We earthlings are very lucky to have our sun.
Even at 30 percent power, it’s plenty bright and warm, as legions of star-gazers discovered in Morris Township on Monday afternoon.
“It looked like the moon was on fire!” said 10-year-old Jake Fehnel of Mendham. Asked if he now might consider an astronomy career, the rising 5th grader replied: “Just from looking at this, I probably will. It’s so cool.”
While Karen Lontka of the astronomical society attempted to focus a pinpoint projection of the eclipse through tiny holes poked in a cereal box, others queued up for a glimpse through filtered telescopes and binoculars that magnified the celestial scene between 10- and 200 times, bringing sunspots into view.
“It was worth the wait… It looks fake, it’s so perfect,” said actress Emily Williams of Wharton.
Tyler Urrutia, 17, and his pals from Morris Plains photographed the moon passing before the sun through filters they rigged for their cameras.
“We’re all photography nerds,” he said. “It’s just a cool event to see. It’s historical.”
Sharon Battaglino, a Mendham realtor, had to think twice before peering skyward, even with the ISO-approved safety glasses. About 350 pairs were distributed for sharing.
“It’s strange because we never look at the sun. On a normal day you can’t look at the sun. It’s hard. But it’s good with the glasses,” she said.
A fail-safe option was inside. NASA’s coverage was live-streamed on a giant screen in the museum’s Bickford Theatre.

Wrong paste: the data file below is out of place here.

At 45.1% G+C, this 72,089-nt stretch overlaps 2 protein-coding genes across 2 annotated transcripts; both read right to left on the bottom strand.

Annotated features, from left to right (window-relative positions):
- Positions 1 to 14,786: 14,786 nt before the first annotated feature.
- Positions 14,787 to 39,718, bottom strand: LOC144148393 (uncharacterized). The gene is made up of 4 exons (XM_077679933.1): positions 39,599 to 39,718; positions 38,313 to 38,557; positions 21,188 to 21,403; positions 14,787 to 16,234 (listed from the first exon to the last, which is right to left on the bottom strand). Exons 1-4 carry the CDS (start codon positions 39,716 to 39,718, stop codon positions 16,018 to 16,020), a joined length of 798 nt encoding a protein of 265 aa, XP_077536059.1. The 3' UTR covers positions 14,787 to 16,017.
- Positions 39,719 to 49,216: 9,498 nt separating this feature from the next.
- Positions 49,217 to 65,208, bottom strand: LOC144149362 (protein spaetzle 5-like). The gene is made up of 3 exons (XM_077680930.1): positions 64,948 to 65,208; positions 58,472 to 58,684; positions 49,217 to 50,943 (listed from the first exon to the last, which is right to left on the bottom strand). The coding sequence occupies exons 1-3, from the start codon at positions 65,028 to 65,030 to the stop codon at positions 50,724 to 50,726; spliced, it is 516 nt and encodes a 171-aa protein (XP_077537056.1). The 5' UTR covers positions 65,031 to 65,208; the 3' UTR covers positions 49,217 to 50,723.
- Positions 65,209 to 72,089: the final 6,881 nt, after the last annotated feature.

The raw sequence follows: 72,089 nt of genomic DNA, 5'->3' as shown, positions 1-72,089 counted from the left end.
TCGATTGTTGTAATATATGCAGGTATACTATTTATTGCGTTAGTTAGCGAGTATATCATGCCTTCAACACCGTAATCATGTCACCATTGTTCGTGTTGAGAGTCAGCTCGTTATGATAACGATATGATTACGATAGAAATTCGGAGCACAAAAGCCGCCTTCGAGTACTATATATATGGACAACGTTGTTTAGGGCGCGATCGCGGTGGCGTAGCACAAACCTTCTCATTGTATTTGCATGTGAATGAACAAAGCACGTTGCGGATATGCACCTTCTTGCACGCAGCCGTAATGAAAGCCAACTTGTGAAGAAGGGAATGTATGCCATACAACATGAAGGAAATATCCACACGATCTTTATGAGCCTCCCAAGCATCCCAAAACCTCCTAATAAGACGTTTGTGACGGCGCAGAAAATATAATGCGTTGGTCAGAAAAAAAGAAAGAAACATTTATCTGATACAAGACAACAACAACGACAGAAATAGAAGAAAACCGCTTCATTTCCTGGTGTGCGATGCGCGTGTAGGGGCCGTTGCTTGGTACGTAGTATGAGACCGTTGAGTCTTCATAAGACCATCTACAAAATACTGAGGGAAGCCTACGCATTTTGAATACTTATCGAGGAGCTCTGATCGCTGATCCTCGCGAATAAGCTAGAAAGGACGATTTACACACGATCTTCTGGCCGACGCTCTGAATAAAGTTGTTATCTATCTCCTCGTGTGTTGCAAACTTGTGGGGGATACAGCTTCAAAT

Slideshow photos by Kevin Coughlin
Shannon Vitolo of Morristown brought sons Jackson, 8, and Christian, 5, to the museum after paying a Fairfield photo shop $25 for a pair of safety glasses that resemble cardboard 3D movie goggles.
The eclipse “looked like a really skinny half-moon,” Jackson said.
“Totality”–the eclipse maximum–occurred at about 2:44 pm, with clear skies. Billowing clouds danced in shortly thereafter.
Nobody seemed to mind that nothing dramatic happened. Birds did not go crazy. Bats did not go batty. No one needed any flashlights to navigate what looked pretty much like any sunny day with passing clouds. The atmosphere was festive.
“It’s amazing, just to get an opportunity to see this,” said Jason Marum, a rising sophomore at Morristown High School.
Attorney Zena Hardy brought her kids, Jalen, 12, and Maya, 9, from South Orange to participate in what felt to the mom like an outdoor science class.
“You don’t get to see it that often. It doesn’t really happen in the U.S. It happens over water,” Maya said of solar eclipses.
The next one visible here is not until 2024. Victoria Fanning will be ready.
A winner at the 2017 Morristown’s Got Talent contest, the Morristown High School singer and actress on Monday led a chorus of relatives from Arizona, California and England in an impromptu musical tribute to our fiery orb.
Total Eclipse of the Heart needed a little work. But, as you can see in the video clip, Here Comes the Sun is right in the Fanning family’s wheelhouse.
The Morris Museum Astronomical Society meets on the first Thursday of every month at 7 pm, and all are welcome, said member Ron Schmahl.